Hostilities may have ceased over the festive season in 1914, as the Sainsburys commercial reminds us, but in the supermarket sector, theyre rolling out the big guns.
Life And Debt
They have a massive target to aim at, with the average UK adult gearing up to spend 530 this Christmas, or 26bn in total, according to the Money Advice Service. Thats a rise of nearly 9% on last years 487 personal spend.
To hell with stagnant wages, almost half of consumers will be putting their Christmas on credit. But the supermarkets wont mind, provided a healthy chunk of this debt-fuelled spending goes to them.
Stuck In The Mud
The big Christmas push comes just as supermarkets have been warned that, like ageing generals, they are fighting the last war rather than the current one.
Goldman Sachs has just warned that supermarkets need to close one in five stores, and puts their problems down to the pursuit of short-term profit growth in the face of deep structural shifts.
Short-term profit-seeking will be the order of the day over the next five weeks, but all will need a major structural rethink in the New Year. Christmas wont change that, no matter how well they do, relative to each other.
Lions Or Donkeys?
Retrenchment has already started, with Tesco recently canning two supermarket openings despite actually building the stores, the donkeys. Closing existing stores will hit supermarket valuations, as they will have to write down the value of those sites, so investors beware.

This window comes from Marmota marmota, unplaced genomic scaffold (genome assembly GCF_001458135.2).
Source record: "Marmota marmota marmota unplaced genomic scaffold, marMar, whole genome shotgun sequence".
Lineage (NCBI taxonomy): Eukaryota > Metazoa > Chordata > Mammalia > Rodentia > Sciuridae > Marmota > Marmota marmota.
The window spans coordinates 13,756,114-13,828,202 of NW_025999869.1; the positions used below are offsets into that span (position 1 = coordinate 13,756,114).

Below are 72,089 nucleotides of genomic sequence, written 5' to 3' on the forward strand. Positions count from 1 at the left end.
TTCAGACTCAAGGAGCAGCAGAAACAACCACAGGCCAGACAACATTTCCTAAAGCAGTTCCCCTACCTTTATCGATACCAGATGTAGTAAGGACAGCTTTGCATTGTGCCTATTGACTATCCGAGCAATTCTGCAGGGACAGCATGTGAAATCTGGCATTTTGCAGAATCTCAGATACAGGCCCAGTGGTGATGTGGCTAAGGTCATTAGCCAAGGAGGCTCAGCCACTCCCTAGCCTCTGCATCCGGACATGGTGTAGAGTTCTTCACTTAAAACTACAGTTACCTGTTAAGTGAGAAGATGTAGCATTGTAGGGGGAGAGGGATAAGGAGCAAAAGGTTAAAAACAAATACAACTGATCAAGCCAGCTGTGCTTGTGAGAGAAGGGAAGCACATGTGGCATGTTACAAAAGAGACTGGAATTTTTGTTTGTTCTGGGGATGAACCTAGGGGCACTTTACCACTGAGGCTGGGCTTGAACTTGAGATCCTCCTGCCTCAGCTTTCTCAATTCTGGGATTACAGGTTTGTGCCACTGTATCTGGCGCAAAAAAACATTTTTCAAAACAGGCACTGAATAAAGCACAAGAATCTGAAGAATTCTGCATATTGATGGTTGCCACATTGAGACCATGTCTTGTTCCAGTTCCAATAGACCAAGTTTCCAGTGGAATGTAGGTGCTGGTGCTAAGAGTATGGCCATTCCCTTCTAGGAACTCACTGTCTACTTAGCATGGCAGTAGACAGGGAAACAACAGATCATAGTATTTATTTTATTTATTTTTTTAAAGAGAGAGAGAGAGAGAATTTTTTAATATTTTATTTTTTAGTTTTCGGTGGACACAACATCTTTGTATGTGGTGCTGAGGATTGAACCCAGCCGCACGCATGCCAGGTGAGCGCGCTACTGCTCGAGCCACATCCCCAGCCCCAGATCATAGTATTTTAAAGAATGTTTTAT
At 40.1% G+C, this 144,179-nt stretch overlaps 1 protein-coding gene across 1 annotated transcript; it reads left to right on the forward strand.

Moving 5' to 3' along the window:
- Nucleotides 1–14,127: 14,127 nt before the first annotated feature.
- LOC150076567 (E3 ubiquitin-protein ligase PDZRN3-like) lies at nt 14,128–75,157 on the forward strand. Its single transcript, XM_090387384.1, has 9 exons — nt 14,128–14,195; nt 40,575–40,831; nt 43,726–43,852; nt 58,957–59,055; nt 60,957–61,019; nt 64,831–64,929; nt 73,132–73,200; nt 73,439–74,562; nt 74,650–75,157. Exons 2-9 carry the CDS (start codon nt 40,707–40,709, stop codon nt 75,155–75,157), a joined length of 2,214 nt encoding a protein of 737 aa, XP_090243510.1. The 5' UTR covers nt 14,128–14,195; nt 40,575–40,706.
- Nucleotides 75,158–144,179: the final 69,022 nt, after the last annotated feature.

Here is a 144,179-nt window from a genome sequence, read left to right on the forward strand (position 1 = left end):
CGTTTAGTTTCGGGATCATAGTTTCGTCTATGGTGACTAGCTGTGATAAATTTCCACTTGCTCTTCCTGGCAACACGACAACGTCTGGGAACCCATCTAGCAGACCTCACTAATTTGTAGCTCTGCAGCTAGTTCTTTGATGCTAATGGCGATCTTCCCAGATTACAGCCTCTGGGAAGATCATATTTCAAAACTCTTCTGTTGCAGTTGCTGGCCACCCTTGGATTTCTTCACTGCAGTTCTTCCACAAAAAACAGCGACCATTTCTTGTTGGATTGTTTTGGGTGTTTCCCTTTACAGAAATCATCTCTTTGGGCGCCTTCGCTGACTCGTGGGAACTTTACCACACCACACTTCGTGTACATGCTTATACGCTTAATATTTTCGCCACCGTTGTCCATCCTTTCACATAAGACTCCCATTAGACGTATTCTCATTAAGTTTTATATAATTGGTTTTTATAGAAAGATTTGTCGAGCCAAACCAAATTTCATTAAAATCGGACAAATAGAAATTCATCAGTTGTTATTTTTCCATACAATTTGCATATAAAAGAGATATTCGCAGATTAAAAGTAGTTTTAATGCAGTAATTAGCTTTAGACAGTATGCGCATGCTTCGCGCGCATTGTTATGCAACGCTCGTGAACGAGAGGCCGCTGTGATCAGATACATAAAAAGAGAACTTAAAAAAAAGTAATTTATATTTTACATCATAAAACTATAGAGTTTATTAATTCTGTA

German discounters Aldi and Lidl arent the only threat facing Tesco, Sainsburys and Morrisons. This Christmas will doubtless set new records for online shopping, while last-minute convenience store sales will continue to cannibalise their superstores.
This Means Price War
The big supermarkets also have to contend with low morale, as new figures showing that food sales have fallen by value for the first time in 20 years due to the price war and deflating prices, according to analysts Kantar WorldPanel.
The sector really is facing war on all fronts. The supermarkets are boldly mobilising to do battle over Christmas, but I fear the war may already be lost.
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Harvey Jones has no position in any shares mentioned. The Motley Fool UK owns shares of Tesco. We Fools don’t all hold the same opinions, but we all believe that considering a diverse range of insights makes us better investors.